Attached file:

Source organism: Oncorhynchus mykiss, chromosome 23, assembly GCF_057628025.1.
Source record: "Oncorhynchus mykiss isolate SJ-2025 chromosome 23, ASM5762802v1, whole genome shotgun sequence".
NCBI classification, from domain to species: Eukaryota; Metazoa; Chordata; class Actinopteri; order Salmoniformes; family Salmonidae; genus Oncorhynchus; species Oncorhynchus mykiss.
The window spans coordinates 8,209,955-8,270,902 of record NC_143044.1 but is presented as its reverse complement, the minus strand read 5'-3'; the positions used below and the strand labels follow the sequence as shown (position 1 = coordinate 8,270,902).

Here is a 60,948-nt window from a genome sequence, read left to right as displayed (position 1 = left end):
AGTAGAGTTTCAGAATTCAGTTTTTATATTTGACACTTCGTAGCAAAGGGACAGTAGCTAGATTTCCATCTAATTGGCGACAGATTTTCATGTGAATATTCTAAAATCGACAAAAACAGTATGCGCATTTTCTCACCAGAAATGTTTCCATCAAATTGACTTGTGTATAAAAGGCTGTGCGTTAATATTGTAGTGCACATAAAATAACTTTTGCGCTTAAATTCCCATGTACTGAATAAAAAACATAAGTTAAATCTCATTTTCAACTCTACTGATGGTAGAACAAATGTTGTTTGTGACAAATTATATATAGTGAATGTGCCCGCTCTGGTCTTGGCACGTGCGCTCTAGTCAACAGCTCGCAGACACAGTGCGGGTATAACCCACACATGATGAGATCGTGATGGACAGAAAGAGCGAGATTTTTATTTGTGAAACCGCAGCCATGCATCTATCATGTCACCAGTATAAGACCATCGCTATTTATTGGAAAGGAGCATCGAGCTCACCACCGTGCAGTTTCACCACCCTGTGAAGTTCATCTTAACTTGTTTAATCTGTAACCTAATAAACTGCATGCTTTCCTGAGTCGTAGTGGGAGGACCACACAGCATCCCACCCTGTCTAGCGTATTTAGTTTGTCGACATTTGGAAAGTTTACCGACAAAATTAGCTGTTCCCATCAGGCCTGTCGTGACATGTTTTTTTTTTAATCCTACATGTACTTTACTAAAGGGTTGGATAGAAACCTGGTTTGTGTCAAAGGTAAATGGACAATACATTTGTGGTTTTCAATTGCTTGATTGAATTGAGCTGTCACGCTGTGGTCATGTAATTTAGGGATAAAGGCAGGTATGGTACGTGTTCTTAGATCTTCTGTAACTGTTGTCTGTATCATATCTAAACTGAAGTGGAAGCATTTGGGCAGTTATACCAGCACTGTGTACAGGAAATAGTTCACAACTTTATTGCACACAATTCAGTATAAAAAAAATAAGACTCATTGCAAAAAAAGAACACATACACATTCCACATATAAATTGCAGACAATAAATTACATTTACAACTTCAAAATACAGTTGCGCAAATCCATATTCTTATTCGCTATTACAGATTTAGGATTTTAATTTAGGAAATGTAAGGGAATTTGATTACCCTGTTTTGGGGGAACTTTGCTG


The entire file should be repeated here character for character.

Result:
Source organism: Oncorhynchus mykiss, chromosome 23, assembly GCF_057628025.1.
Source record: "Oncorhynchus mykiss isolate SJ-2025 chromosome 23, ASM5762802v1, whole genome shotgun sequence".
NCBI classification, from domain to species: Eukaryota; Metazoa; Chordata; class Actinopteri; order Salmoniformes; family Salmonidae; genus Oncorhynchus; species Oncorhynchus mykiss.
The window spans coordinates 8,209,955-8,270,902 of record NC_143044.1 but is presented as its reverse complement, the minus strand read 5'-3'; the positions used below and the strand labels follow the sequence as shown (position 1 = coordinate 8,270,902).

Here is a 60,948-nt window from a genome sequence, read left to right as displayed (position 1 = left end):
AGTAGAGTTTCAGAATTCAGTTTTTATATTTGACACTTCGTAGCAAAGGGACAGTAGCTAGATTTCCATCTAATTGGCGACAGATTTTCATGTGAATATTCTAAAATCGACAAAAACAGTATGCGCATTTTCTCACCAGAAATGTTTCCATCAAATTGACTTGTGTATAAAAGGCTGTGCGTTAATATTGTAGTGCACATAAAATAACTTTTGCGCTTAAATTCCCATGTACTGAATAAAAAACATAAGTTAAATCTCATTTTCAACTCTACTGATGGTAGAACAAATGTTGTTTGTGACAAATTATATATAGTGAATGTGCCCGCTCTGGTCTTGGCACGTGCGCTCTAGTCAACAGCTCGCAGACACAGTGCGGGTATAACCCACACATGATGAGATCGTGATGGACAGAAAGAGCGAGATTTTTATTTGTGAAACCGCAGCCATGCATCTATCATGTCACCAGTATAAGACCATCGCTATTTATTGGAAAGGAGCATCGAGCTCACCACCGTGCAGTTTCACCACCCTGTGAAGTTCATCTTAACTTGTTTAATCTGTAACCTAATAAACTGCATGCTTTCCTGAGTCGTAGTGGGAGGACCACACAGCATCCCACCCTGTCTAGCGTATTTAGTTTGTCGACATTTGGAAAGTTTACCGACAAAATTAGCTGTTCCCATCAGGCCTGTCGTGACATGTTTTTTTTTTAATCCTACATGTACTTTACTAAAGGGTTGGATAGAAACCTGGTTTGTGTCAAAGGTAAATGGACAATACATTTGTGGTTTTCAATTGCTTGATTGAATTGAGCTGTCACGCTGTGGTCATGTAATTTAGGGATAAAGGCAGGTATGGTACGTGTTCTTAGATCTTCTGTAACTGTTGTCTGTATCATATCTAAACTGAAGTGGAAGCATTTGGGCAGTTATACCAGCACTGTGTACAGGAAATAGTTCACAACTTTATTGCACACAATTCAGTATAAAAAAAATAAGACTCATTGCAAAAAAAGAACACATACACATTCCACATATAAATTGCAGACAATAAATTACATTTACAACTTCAAAATACAGTTGCGCAAATCCATATTCTTATTCGCTATTACAGATTTAGGATTTTAATTTAGGAAATGTAAGGGAATTTGATTACCCTGTTTTGGGGGAACTTTGCTG